Mihintale is mentioned in the detailed records of Chinese traveller Fa Hsien (Faxian), who lived from about 340 to 420 C.E. (A.D. in the old system). He was a Buddhist monk who visited India and Sri Lanka in his search for Buddhist texts to take back home to China. We read this in a nineteenth Century translation of Fa Hsien’s writings-
Two thousand monks! That would explain the size of the food troughs in the two images below – one filled with porridge and the other with rice on a daily basis by local people for the monks. Down the Great Stairway from this Alms Hall are the ruins of a hospital complete with a medicinal bath area carved out of stone. Given my entry at the middle terrace close to the Alms Hall, I did not see these lower parts of the site.
The Hall itself was essentially a serving area; it was not large enough to provide for an eating area to match the size of the troughs and the eating area would have been elsewhere.
Next to the Alms Hall and on the way to the staircase to the upper terrace you find the remains of the relic house as seen above. Walking up to the door, there are two stone tablets framing the doorway. The relic may have been something associated with Mahinda -perhaps a body part or a begging bowl or something he made use of in his life. The text on the tablets deals with the rules and regulations which the monks who lived there were expected to follow.
In the image below the top of the Ambasthala Dagoba is visible.
And then it was time to deal with the steps to the main attractions at Mihintale – the Giant Seated Buddha, the Ambasthala Dagoba, the Aradhana Gala (“Invitation Rock”) and the Great Stupa (Mahaseya Stupa). I should also mention the cave where it is said Mahinda lived for many years, but I didn’t find out about it until after my visit. Such are the perils of not making use of a tour guide!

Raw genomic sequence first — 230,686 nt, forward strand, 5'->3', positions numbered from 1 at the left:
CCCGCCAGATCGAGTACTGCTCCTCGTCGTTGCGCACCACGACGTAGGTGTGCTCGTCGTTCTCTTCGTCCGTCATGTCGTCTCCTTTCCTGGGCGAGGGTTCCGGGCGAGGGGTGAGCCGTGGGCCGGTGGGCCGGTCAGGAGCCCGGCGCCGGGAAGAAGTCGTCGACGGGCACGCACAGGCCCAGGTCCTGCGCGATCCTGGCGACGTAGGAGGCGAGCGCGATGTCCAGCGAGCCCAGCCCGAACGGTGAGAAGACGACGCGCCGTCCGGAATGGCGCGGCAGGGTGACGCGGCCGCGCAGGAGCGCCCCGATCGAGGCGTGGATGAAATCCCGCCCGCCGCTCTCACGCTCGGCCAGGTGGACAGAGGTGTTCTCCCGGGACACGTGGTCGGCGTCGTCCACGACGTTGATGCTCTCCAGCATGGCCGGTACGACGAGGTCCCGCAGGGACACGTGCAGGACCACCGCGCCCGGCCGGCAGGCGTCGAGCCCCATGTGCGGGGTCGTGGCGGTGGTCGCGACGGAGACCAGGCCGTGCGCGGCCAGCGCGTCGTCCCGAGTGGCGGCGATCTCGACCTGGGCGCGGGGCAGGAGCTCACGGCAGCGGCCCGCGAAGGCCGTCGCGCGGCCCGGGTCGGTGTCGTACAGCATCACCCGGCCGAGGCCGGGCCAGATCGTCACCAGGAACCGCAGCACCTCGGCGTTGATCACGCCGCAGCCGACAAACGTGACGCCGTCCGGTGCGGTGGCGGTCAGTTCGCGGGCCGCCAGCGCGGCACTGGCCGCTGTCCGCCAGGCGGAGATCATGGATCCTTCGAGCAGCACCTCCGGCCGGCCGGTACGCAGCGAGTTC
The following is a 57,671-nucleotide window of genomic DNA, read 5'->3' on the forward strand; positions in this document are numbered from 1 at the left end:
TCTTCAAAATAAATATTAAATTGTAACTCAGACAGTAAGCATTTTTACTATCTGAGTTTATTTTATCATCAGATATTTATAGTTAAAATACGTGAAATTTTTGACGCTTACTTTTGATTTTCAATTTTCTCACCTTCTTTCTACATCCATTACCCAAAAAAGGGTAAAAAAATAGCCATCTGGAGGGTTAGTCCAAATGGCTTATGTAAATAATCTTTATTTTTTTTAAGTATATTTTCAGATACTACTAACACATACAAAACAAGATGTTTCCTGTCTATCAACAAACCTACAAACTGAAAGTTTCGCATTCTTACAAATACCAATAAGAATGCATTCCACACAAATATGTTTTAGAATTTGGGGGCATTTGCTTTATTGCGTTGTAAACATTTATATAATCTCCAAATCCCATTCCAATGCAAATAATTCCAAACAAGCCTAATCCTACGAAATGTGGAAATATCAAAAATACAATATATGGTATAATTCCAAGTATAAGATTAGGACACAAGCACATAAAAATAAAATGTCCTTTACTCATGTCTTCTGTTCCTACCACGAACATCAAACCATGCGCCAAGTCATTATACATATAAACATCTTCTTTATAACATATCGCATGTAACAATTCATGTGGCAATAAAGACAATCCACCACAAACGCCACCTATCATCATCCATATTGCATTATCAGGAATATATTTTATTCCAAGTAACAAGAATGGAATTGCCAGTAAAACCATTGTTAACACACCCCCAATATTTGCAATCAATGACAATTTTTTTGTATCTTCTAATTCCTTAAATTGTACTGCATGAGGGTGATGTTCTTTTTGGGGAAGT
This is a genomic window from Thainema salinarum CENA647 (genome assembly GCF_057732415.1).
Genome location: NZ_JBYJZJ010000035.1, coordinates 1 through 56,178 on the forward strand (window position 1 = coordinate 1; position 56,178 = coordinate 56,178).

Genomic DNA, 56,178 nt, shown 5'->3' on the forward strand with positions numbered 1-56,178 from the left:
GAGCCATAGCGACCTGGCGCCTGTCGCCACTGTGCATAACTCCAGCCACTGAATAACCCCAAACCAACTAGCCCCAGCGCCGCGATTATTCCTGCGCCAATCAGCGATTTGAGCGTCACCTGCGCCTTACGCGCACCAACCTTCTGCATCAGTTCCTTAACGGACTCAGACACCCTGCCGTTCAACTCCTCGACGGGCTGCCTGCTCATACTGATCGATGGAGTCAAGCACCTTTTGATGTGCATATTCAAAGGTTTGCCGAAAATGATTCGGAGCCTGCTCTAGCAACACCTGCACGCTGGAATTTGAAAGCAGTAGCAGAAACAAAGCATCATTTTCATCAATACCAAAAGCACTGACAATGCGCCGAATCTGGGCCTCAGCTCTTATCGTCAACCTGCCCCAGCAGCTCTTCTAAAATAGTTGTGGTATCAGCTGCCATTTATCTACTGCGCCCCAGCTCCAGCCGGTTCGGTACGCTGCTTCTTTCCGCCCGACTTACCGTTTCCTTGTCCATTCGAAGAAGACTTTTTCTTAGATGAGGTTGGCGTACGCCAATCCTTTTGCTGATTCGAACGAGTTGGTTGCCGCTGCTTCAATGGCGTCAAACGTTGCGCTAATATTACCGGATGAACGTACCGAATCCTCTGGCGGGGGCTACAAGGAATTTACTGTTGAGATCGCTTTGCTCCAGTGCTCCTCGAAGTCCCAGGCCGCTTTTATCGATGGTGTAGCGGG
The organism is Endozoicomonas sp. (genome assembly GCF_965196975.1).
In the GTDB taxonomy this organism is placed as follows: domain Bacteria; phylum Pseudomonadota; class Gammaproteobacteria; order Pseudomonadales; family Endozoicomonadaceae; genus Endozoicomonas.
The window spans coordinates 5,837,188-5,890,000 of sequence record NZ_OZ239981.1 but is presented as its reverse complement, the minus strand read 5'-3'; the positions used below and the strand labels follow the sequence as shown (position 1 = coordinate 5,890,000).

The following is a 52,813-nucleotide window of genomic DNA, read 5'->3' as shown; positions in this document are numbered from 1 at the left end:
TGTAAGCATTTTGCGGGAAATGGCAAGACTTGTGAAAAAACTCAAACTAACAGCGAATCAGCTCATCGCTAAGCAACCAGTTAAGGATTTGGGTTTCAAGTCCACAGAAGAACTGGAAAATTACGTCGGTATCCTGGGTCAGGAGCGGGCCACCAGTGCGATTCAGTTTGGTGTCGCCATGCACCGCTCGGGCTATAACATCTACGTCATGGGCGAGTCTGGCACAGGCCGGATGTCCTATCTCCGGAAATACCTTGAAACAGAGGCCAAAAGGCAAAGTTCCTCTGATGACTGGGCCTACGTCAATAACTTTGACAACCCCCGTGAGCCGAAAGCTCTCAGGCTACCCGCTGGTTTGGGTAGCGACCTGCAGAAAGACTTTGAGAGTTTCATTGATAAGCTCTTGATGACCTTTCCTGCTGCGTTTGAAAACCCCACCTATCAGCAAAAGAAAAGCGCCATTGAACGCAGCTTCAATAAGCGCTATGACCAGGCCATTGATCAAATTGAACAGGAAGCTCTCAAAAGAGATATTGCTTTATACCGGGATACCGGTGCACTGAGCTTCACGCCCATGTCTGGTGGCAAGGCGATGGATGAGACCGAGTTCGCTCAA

While I avoided walking the first thousand steps up to the Alms Hall, the final set of steps (about 800) to the upper terrace were unavoidable! Up through the frangipani trees the staircase goes to the most interesting part of the site for visitors. First up is a ticket check and a request to take one’s shoes off. I asked why the guy with the gun (i.e.the uniformed soldier) was wearing his boots but the ticket boy could only shrug. For westerners not used to it, the hot sand on bare feet can be a painful experience! Some wear their socks.
I approached the dagoba pictured above – the Ambasthala, so named because it is here that the monk Mahinda and the king had a conversation about mangoes that apparently went like this –
The small figure on the middle left of the above picture is a statue of the king; the dagoba sits on top of the place where Mahinda is said to have stood when they had this cryptic conversation.
As for the pillars surrounding the dagoba, the next image – a model of a similar structure in Anuradhapura – should make clear what their original purpose was –